This assumption is really vital to the idea of perfect competition.
In perfect competition, firms can not make economic profit and there is allocative efficiency. The easy entry and exit of firms is the reason for this.
If a firm is charging too high of a price, other people or firms will find out about it. They will then be able to enter the market because entry is easy. When they do, supply will go up which means that the equilibrium price will go down and the equilibrium quantity will go up.
So, ease of entry into the market allows for supply to increase and for allocative efficiency to occur.
Under condition of perfect competition no firm can sell at a price higher than the market equilibrium price, and at the same time no firm has an economic incentive to sell at a price lower than the market equilibrium price. So in the long-run in a competitive market, every seller sell its products at the market equilibrium price, and the total quantities offered by all the suppliers at this price exactly equals the quantity demanded by buyers at the equilibrium price. However, such a market equilibrium can be disturbed in short run due to several reasons listed below.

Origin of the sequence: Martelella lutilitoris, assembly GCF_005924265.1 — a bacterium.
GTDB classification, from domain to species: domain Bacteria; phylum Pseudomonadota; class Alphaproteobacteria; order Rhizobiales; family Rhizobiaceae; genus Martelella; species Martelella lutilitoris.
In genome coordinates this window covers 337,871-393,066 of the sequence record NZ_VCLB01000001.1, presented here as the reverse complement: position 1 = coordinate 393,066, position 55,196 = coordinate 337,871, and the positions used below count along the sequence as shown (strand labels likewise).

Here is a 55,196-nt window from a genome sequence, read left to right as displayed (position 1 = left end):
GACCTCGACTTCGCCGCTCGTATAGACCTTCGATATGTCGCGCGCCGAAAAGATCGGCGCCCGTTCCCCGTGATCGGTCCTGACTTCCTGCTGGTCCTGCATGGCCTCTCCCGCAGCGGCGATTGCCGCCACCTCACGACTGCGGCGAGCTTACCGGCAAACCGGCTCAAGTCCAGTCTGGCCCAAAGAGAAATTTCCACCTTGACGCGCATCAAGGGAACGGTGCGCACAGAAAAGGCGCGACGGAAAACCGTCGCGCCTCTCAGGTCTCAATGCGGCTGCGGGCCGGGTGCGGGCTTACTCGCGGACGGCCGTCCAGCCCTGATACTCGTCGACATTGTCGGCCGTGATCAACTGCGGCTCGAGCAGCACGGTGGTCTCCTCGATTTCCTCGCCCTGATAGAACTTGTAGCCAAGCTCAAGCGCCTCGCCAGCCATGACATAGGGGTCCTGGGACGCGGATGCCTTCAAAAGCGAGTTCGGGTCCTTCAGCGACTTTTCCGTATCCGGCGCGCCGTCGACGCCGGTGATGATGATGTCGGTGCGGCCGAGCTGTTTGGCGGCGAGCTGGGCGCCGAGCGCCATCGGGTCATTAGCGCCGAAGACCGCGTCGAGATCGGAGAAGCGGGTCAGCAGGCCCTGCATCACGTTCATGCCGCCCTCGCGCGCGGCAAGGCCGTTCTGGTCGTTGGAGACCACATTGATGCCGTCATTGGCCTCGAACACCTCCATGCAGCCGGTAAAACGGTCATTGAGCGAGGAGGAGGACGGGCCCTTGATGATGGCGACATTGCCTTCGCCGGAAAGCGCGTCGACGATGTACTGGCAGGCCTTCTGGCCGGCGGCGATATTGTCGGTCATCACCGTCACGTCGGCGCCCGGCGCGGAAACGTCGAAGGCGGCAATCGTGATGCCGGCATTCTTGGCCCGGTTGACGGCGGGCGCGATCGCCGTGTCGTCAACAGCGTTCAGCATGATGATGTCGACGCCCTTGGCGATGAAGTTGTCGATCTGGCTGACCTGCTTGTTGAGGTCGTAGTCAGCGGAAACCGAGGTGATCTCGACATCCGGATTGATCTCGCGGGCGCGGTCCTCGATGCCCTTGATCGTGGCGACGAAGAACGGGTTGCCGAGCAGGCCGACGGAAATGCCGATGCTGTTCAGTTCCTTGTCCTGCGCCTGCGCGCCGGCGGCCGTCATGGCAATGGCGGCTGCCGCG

- The production costs of suppliers goes up. As a result some suppliers may start making losses and would want to leave the market. This has the effect of reducing the total quantity supplied and shifting the supply curve to right.
- The production costs of suppliers goes down. As a result all suppliers may be willing to supply more quantities at the equilibrium price. Also suppliers will be making extra profit, which may induce some outside suppliers to enter the market. This has the effect of increasing the total quantity supplied and shifting the supply curve to left.
- General increase in demand leading to shifting of demand curve to right. This will tend to push the market price up, creating the same effect on supply as that of reduction in production cost.
- General decrease in demand leading to shifting of demand curve to left. This will tend to push the market price down, creating the same effect on supply as that of increase in production cost.
In all the above cases, unless the suppliers are able to leave or enter a market with ease, when costs go up or demand falls some suppliers will be forced to remain in the market even in long run in spite of making losses. Similarly when costs reduce or the demand goes up, the existing suppliers will be able to charge premium prices. Both these situation do not violate the essential conditions for existence of a perfectly competitive market, but it does mean that the perfect competition by itself will not be able to ensure allocation of productive resources of an economy in the best possible way.
Thus existence of entry and exit barriers will result in suppliers in some industries continuing to make excessive profit, while those in others making losses. As a matter of fact, barriers to entry do exist and are substantial. This is the reason for some industries being very profitable while others barely able to survive.